From the second your baby enters this world you have an intense commitment to keeping your kids happy, healthy and safe. But what happens when they aren’t healthy? What happens when you and your child are faced with an all-too-common illness? If you or someone in your family suffers from asthma, you are not alone. The National Institute of Health (NIH) reports: “In the United States, more than 25 million people are known to have asthma. About 7 million of these people are children.”
That bad news is that asthma is a serious illness, and currently there isn’t a cure. But the good news is that there are a number of treatments both medical and preventative to make it manageable. Even famous athletes have battled and overcome asthma. As Olympic gold medalist Jackie Joyner-Kersee puts it: “Once I stopped living in denial, I got my asthma under control, and I realized that it is a disease that can be controlled.” PS: She went on to win several Olympic medals, three of them gold.
So what do you do next if you’ve been diagnosed with asthma? The first step is in asthma treatment is to get educated and to consult with a doctor to find out what is best for you or your child. Information, advice and treatments are out there, you just need to know where to look. Here are 12 facts about asthma to get you started.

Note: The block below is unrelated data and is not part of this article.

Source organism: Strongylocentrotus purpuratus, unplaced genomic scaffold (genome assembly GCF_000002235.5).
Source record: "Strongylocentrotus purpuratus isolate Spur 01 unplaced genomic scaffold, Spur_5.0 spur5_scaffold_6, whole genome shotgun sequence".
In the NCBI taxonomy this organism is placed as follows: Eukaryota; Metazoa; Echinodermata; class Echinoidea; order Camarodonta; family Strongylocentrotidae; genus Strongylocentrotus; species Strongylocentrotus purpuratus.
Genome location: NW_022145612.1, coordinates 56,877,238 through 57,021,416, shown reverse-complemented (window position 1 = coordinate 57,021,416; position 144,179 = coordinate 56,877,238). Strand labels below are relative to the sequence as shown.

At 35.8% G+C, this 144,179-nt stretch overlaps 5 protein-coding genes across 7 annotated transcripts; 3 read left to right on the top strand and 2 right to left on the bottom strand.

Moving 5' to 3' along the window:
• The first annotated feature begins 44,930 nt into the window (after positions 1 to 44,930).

1. Asthma is a serious health problem.
Let’s not beat around the bush: asthma is a serious condition that needs serious treatment. What exactly is asthma? According to NIH: “Asthma (AZ-ma) is a chronic (long-term) lung disease that inflames and narrows the airways. Asthma causes recurring periods of wheezing (a whistling sound when you breathe), chest tightness, shortness of breath, and coughing.”
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2. Asthma affects large numbers of people.
The Environmental Protection Agency reports that an estimated 25.9 million people have asthma, and more than 14 million people reported having asthma attacks in 2013.